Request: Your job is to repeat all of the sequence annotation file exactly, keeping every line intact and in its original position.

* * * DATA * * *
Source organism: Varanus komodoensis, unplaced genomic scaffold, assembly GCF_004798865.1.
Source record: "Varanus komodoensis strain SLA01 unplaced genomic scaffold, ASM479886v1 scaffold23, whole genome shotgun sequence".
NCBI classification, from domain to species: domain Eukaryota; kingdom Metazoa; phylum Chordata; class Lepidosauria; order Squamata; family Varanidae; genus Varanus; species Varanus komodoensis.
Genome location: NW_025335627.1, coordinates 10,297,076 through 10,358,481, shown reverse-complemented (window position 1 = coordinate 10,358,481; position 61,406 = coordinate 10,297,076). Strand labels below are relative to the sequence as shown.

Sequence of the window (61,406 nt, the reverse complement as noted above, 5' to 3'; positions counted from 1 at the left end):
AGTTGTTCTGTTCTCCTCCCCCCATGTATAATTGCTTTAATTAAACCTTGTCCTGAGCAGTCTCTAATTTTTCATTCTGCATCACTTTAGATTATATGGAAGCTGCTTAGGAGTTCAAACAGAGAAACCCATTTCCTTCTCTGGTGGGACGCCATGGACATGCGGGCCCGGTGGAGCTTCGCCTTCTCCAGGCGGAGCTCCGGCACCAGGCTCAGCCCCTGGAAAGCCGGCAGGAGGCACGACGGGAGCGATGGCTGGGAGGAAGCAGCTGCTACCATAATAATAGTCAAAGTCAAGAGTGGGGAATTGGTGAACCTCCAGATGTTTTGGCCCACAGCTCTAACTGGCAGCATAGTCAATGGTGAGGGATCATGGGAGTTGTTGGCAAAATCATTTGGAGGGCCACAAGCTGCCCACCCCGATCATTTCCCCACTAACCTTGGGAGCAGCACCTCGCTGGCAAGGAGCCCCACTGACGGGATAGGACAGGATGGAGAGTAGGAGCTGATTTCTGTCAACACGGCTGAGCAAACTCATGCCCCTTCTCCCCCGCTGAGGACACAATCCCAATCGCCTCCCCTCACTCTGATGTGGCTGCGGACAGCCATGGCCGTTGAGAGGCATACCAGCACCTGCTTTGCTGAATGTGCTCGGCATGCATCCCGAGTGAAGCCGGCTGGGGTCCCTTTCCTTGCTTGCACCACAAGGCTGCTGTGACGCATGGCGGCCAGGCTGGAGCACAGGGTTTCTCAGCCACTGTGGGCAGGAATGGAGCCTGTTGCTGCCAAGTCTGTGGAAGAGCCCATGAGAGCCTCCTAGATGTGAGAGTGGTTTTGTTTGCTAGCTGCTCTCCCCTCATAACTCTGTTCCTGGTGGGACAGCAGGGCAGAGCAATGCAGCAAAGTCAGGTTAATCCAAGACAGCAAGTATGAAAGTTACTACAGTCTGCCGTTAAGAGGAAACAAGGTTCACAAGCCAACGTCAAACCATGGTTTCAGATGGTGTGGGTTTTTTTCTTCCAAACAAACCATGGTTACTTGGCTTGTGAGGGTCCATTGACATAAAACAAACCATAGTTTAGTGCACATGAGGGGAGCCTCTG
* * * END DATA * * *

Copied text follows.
Source organism: Varanus komodoensis, unplaced genomic scaffold, assembly GCF_004798865.1.
Source record: "Varanus komodoensis strain SLA01 unplaced genomic scaffold, ASM479886v1 scaffold23, whole genome shotgun sequence".
NCBI classification, from domain to species: domain Eukaryota; kingdom Metazoa; phylum Chordata; class Lepidosauria; order Squamata; family Varanidae; genus Varanus; species Varanus komodoensis.
Genome location: NW_025335627.1, coordinates 10,297,076 through 10,358,481, shown reverse-complemented (window position 1 = coordinate 10,358,481; position 61,406 = coordinate 10,297,076). Strand labels below are relative to the sequence as shown.

Sequence of the window (61,406 nt, the reverse complement as noted above, 5' to 3'; positions counted from 1 at the left end):
AGTTGTTCTGTTCTCCTCCCCCCATGTATAATTGCTTTAATTAAACCTTGTCCTGAGCAGTCTCTAATTTTTCATTCTGCATCACTTTAGATTATATGGAAGCTGCTTAGGAGTTCAAACAGAGAAACCCATTTCCTTCTCTGGTGGGACGCCATGGACATGCGGGCCCGGTGGAGCTTCGCCTTCTCCAGGCGGAGCTCCGGCACCAGGCTCAGCCCCTGGAAAGCCGGCAGGAGGCACGACGGGAGCGATGGCTGGGAGGAAGCAGCTGCTACCATAATAATAGTCAAAGTCAAGAGTGGGGAATTGGTGAACCTCCAGATGTTTTGGCCCACAGCTCTAACTGGCAGCATAGTCAATGGTGAGGGATCATGGGAGTTGTTGGCAAAATCATTTGGAGGGCCACAAGCTGCCCACCCCGATCATTTCCCCACTAACCTTGGGAGCAGCACCTCGCTGGCAAGGAGCCCCACTGACGGGATAGGACAGGATGGAGAGTAGGAGCTGATTTCTGTCAACACGGCTGAGCAAACTCATGCCCCTTCTCCCCCGCTGAGGACACAATCCCAATCGCCTCCCCTCACTCTGATGTGGCTGCGGACAGCCATGGCCGTTGAGAGGCATACCAGCACCTGCTTTGCTGAATGTGCTCGGCATGCATCCCGAGTGAAGCCGGCTGGGGTCCCTTTCCTTGCTTGCACCACAAGGCTGCTGTGACGCATGGCGGCCAGGCTGGAGCACAGGGTTTCTCAGCCACTGTGGGCAGGAATGGAGCCTGTTGCTGCCAAGTCTGTGGAAGAGCCCATGAGAGCCTCCTAGATGTGAGAGTGGTTTTGTTTGCTAGCTGCTCTCCCCTCATAACTCTGTTCCTGGTGGGACAGCAGGGCAGAGCAATGCAGCAAAGTCAGGTTAATCCAAGACAGCAAGTATGAAAGTTACTACAGTCTGCCGTTAAGAGGAAACAAGGTTCACAAGCCAACGTCAAACCATGGTTTCAGATGGTGTGGGTTTTTTTCTTCCAAACAAACCATGGTTACTTGGCTTGTGAGGGTCCATTGACATAAAACAAACCATAGTTTAGTGCACATGAGGGGAGCCTCTG